2. Consider investing a percentage of saved cash
One conversation that made me itch with nerves was over my retirement plans. Other than having a SEP IRA, Georgina recommended considering investing to meet other goals, both now and in the future.
“I recommend you start to think about what you might like to invest for,” Georgina wrote. “Your asset allocation will vary, depending on the time frame for using the money.”
Her report also detailed the breakdown of stocks and bonds based on my investment goals. (For me, my short-term allocation was 60 percent stocks and 40 percent bonds).
I knew that before I began investing, I needed more education. Georgina pointed me to a handful of books and podcasts to listen to. While this was something Georgina put in my "game plan" for immediate consideration, it was something I decided to mentally file for later this year, only after I've done my research to make sure I'm investing smart and doing it at a place that doesn't swarm me with hidden fees.
My immediate takeaway, though, was to increase my monthly contribution to my SEP IRA, which Georgina recommended I do just based on how much I have in savings and how much I'm making every month, and to consider putting money into investments, which I promised I'd do sometime in Q3 after conducting more research.
3. Play the points game
Since I travel a lot, for both work and fun, and have a good credit score, Georgina recommended that I pay particular attention to earning rewards for travel and consider if I was maximizing the potential benefits.
One immediate takeaway was to look over my credit cards and assess my miles. When doing that, I realized I had a pool of travel miles that could cover a few upcoming flights later this year. The advice also made me start a conversation with my landlord to see if I could pay my rent via credit card (the answer was yes), so that I could gain even more miles a month on the card for future travel. This simple change wasn't only enough to fund more travel adventures in the future, but could actually save me money on travel I already had on the calendar.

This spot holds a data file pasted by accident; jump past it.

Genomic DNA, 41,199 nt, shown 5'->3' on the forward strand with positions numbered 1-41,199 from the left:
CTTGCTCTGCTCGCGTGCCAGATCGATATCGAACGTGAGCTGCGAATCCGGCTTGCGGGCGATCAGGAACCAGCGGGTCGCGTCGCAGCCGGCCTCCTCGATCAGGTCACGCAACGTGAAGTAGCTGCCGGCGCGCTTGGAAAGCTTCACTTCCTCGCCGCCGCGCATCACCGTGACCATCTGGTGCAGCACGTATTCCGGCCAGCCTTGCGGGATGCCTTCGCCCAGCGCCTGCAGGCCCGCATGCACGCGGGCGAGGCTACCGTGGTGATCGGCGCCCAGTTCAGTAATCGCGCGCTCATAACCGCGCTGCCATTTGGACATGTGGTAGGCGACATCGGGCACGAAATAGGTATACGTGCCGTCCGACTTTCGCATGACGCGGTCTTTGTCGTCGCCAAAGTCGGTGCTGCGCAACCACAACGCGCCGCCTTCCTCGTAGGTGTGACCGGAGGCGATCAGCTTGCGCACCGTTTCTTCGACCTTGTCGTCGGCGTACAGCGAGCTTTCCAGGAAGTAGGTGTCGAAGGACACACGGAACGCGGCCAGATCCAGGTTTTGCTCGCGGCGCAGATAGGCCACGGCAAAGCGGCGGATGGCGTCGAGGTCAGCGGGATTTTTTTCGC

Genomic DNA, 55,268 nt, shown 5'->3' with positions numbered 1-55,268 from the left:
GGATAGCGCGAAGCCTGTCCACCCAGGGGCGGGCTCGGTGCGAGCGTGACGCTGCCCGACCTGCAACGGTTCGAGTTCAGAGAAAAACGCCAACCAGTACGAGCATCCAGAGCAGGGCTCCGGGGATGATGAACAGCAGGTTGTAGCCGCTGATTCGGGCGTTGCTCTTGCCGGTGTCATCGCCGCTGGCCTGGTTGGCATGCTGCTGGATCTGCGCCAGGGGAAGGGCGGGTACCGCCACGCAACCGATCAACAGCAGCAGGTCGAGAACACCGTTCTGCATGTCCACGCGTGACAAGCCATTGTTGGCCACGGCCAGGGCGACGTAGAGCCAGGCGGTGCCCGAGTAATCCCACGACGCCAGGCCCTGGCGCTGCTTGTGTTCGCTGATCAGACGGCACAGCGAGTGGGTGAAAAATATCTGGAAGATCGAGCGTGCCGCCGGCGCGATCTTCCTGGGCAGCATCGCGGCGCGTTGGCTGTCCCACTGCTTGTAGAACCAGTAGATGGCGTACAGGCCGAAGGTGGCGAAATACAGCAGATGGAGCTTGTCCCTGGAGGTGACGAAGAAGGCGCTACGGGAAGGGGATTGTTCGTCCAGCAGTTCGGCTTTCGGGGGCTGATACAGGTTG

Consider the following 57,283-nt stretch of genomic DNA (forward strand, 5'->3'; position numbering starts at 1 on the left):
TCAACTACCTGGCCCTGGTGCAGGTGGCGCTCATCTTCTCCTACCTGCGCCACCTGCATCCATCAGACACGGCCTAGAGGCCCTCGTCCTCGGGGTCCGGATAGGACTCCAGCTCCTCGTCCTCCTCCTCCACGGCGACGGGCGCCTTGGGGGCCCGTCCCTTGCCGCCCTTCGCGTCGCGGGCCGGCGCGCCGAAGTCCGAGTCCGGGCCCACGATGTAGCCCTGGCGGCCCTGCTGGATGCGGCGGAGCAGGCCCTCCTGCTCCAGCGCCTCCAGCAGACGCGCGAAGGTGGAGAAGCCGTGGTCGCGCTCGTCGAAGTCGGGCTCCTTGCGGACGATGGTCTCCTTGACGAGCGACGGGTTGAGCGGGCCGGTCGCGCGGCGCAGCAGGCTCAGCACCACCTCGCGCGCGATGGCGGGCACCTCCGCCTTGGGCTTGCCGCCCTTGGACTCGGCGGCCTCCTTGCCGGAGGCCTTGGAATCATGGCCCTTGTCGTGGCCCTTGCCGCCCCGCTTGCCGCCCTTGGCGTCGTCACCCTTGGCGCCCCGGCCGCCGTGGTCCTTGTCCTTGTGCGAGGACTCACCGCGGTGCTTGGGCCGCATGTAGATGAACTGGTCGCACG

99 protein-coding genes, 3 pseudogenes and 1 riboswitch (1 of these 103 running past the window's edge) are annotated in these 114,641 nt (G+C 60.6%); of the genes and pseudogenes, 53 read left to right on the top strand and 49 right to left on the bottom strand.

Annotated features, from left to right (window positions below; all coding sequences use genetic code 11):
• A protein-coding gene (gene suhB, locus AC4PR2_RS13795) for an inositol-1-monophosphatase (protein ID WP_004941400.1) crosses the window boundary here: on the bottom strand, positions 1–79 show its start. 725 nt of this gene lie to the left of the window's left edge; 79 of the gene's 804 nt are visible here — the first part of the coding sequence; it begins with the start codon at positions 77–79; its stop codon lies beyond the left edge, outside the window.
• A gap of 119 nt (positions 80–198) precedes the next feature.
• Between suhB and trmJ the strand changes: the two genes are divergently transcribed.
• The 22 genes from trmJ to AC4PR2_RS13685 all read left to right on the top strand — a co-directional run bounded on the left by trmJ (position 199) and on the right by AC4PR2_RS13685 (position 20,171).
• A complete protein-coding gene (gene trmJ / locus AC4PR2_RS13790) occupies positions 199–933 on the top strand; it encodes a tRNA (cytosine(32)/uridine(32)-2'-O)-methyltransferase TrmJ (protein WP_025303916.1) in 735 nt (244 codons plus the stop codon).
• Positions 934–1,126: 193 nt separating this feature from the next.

Georgina also noted that the biggest benefit of these cards comes from the sign-up offers when you open them, so I made a mental note to follow this rule before any big life event where I’ll have to make expensive purchases, like moving to a new apartment and finding myself in need of furniture or planning a future wedding. During these types of major life events, it may pay off to open a new card and capitalize on the generous sign up bonuses that come with hitting the spending threshold over the first couple of months.
When the session was over, my head was pulsing and my wallet was smiling. I took the report and held it close, realizing the power of those pages of personalized money suggestions. Would I follow them all? Yes and no. I told myself I’d start slow. I set a 2019 goal of implementing three pages of the report each month into my financial habits.
Just like a personal trainer whips you into shape for bikini season, my time with a financial trainer kicked my butt into finally getting smarter about my finances. And I must say, stripping down to my metaphorical underwear has left me feeling more outfitted to take control of my financial future than ever before.